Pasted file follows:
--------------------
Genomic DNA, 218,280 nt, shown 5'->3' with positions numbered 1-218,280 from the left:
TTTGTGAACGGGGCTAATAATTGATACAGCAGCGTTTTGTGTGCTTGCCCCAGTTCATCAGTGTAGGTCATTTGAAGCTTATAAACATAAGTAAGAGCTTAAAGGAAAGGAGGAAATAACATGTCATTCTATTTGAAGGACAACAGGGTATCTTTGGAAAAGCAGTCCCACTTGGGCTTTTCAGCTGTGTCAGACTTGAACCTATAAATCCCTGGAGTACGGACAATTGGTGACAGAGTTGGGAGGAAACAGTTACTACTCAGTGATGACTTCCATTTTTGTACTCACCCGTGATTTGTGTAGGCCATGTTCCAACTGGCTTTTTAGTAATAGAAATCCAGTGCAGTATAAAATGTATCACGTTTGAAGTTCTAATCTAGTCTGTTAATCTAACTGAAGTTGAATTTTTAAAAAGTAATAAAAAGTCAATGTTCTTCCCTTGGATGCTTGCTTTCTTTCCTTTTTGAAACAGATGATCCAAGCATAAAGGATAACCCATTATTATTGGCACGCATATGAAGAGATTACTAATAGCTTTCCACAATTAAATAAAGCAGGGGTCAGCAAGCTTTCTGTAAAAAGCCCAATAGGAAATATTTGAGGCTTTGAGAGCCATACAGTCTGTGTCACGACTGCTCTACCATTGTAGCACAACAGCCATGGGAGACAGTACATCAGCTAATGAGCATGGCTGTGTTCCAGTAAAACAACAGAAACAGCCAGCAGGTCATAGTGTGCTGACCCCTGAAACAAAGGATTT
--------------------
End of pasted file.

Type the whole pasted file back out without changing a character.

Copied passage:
Genomic DNA, 218,280 nt, shown 5'->3' with positions numbered 1-218,280 from the left:
TTTGTGAACGGGGCTAATAATTGATACAGCAGCGTTTTGTGTGCTTGCCCCAGTTCATCAGTGTAGGTCATTTGAAGCTTATAAACATAAGTAAGAGCTTAAAGGAAAGGAGGAAATAACATGTCATTCTATTTGAAGGACAACAGGGTATCTTTGGAAAAGCAGTCCCACTTGGGCTTTTCAGCTGTGTCAGACTTGAACCTATAAATCCCTGGAGTACGGACAATTGGTGACAGAGTTGGGAGGAAACAGTTACTACTCAGTGATGACTTCCATTTTTGTACTCACCCGTGATTTGTGTAGGCCATGTTCCAACTGGCTTTTTAGTAATAGAAATCCAGTGCAGTATAAAATGTATCACGTTTGAAGTTCTAATCTAGTCTGTTAATCTAACTGAAGTTGAATTTTTAAAAAGTAATAAAAAGTCAATGTTCTTCCCTTGGATGCTTGCTTTCTTTCCTTTTTGAAACAGATGATCCAAGCATAAAGGATAACCCATTATTATTGGCACGCATATGAAGAGATTACTAATAGCTTTCCACAATTAAATAAAGCAGGGGTCAGCAAGCTTTCTGTAAAAAGCCCAATAGGAAATATTTGAGGCTTTGAGAGCCATACAGTCTGTGTCACGACTGCTCTACCATTGTAGCACAACAGCCATGGGAGACAGTACATCAGCTAATGAGCATGGCTGTGTTCCAGTAAAACAACAGAAACAGCCAGCAGGTCATAGTGTGCTGACCCCTGAAACAAAGGATTT